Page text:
Neuroinflammatory changes associated with HIV infection of the central nervous system (CNS) are thought to be mediated by a multitude of cytokines and pro-apoptotic molecules, induced by microglial activation, leading eventually to neuronal death and secondary HIV-associated dementia (HAD). Arachidonic acid (AA) and its metabolites are some of the most commonly implicated agents in the pathophysiology of HAD. The hypothesis of this proposal is that [11C]AA in conjunction with positron emission tomography (PET) can be used to localize and quantify AA metabolism reflective of microglial activation and secondary neurological damage in patients with HAD.
1. To use [11C]AA- PET to image neuroinflammation in patients with HAD. We expect that we will see elevated [11C]AA uptake in the brains of patients with AIDS relative to age-matched controls and that patients with HAD will show an even greater elevation than that demonstrated in non-demented HIV+ individuals. We anticipate those changes to be most prominent in deep, predominantly gray matter, structures, i.e., thalamus and brain stem.
2. To correlate the degree of regional [11C]AA uptake not only with the presence of dementia, but also with serum markers of immune status, such as CD4 count.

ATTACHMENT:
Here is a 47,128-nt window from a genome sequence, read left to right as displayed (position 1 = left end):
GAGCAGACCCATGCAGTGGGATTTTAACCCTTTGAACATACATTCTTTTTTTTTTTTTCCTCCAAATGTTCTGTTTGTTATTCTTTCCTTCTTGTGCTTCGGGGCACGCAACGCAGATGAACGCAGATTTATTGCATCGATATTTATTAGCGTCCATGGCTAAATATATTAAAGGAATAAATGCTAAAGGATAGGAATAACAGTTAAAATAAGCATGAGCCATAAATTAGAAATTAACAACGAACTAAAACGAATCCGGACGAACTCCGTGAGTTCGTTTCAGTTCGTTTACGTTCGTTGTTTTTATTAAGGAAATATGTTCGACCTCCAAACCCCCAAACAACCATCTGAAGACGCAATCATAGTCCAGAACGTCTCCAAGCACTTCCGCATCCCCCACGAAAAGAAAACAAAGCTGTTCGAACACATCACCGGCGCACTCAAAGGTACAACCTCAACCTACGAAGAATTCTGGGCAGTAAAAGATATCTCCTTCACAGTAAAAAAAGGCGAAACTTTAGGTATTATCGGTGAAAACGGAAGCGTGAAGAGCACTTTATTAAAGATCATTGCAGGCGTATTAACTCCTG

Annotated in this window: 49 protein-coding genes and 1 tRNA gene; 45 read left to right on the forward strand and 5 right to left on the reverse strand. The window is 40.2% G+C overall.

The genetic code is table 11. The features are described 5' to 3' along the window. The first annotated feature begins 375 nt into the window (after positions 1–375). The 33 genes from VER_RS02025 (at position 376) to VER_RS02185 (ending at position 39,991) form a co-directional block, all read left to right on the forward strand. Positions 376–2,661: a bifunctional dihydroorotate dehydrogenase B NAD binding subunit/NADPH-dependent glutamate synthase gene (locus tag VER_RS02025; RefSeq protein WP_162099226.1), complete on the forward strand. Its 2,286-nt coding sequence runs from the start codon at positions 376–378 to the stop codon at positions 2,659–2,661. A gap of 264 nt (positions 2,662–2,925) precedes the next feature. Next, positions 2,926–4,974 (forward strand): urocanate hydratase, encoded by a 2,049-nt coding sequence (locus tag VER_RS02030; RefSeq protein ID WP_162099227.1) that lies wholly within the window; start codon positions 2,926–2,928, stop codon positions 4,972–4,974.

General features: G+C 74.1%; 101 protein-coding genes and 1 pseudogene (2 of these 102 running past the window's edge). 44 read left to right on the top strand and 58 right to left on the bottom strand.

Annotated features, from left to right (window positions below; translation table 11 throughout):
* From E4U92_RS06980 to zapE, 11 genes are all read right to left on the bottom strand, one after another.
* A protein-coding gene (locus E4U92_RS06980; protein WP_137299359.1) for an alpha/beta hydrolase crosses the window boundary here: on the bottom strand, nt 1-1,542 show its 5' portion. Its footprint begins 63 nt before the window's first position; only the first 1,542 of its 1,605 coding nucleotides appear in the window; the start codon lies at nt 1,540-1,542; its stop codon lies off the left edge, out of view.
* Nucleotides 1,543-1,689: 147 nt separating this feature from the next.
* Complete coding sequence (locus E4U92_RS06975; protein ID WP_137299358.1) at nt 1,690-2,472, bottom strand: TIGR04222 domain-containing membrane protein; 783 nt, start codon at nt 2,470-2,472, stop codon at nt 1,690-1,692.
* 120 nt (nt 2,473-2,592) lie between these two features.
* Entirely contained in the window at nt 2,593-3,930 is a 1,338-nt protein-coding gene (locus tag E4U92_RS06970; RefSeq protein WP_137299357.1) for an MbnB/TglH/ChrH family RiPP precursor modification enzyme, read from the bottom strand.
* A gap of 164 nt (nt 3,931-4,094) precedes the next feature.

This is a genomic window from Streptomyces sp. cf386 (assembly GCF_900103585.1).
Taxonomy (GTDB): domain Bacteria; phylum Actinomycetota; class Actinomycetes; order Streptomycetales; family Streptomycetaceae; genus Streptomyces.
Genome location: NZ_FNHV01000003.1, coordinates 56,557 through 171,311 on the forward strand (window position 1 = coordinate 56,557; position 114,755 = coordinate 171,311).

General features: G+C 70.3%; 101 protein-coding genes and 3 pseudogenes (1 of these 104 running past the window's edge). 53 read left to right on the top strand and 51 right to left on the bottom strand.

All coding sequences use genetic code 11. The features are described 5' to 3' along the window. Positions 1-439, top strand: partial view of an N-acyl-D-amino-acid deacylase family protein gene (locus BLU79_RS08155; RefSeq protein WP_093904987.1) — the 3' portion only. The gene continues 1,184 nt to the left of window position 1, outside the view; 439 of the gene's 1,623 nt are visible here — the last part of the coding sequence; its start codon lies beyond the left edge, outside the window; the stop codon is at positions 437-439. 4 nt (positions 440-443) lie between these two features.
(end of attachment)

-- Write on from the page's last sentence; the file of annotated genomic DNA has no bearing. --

We will study three groups of patients: 6 healthy controls, 6 HIV+ non-demented and 6 HIV+ demented patients based on the MSKCC dementia rating scale. Each subject will be scanned with our head-only, High Resolution Research Tomography (HRRT) PET scanner and will get an MRI scan of the brain for co-registration. Regional cerebral blood flow (rCBF) will be measured by injecting approximately 10 mCi of [15O] water as an intravenous bolus. Approximately 15 min later, 20 mCi of [11C]AA will be infused as a slow intravenous bolus. Serial dynamic 3D scans (30s to 5 min) will be acquired over a 1h period from the start of infusion. To determine a blood input function, arterial blood will be sampled throughout the PET study. In addition, blood samples will be acquired to characterize plasma radiolabeled metabolites in order to apply a metabolite correction to the blood curve. Plasma concentrations of [11C]CO2 and [11C]AA will be determined. Metabolite samples will be processed using a column-switch HPLC method developed in-house. In addition, a single blood sample taken before radiotracer injection will be used to assay for plasma protein binding.
Tissue uptake of [11C]AA will be quantified using a one-tissue (1T) irreversible model, which has a single parameter (K*) that represents the net rate of incorporation of [11C]AA. A blood volume term (Vb) will be included, and the 1T model will be fitted to generate parametric images of both K* and Vb. Regions of interest (ROIs) will be drawn on the parametric images in several gray matter regions and white matter. Mean values of K* and Vb will be determined in HIV and control subjects, and results will be compared using an unpaired t-test with statistical significance set at p < 0.05.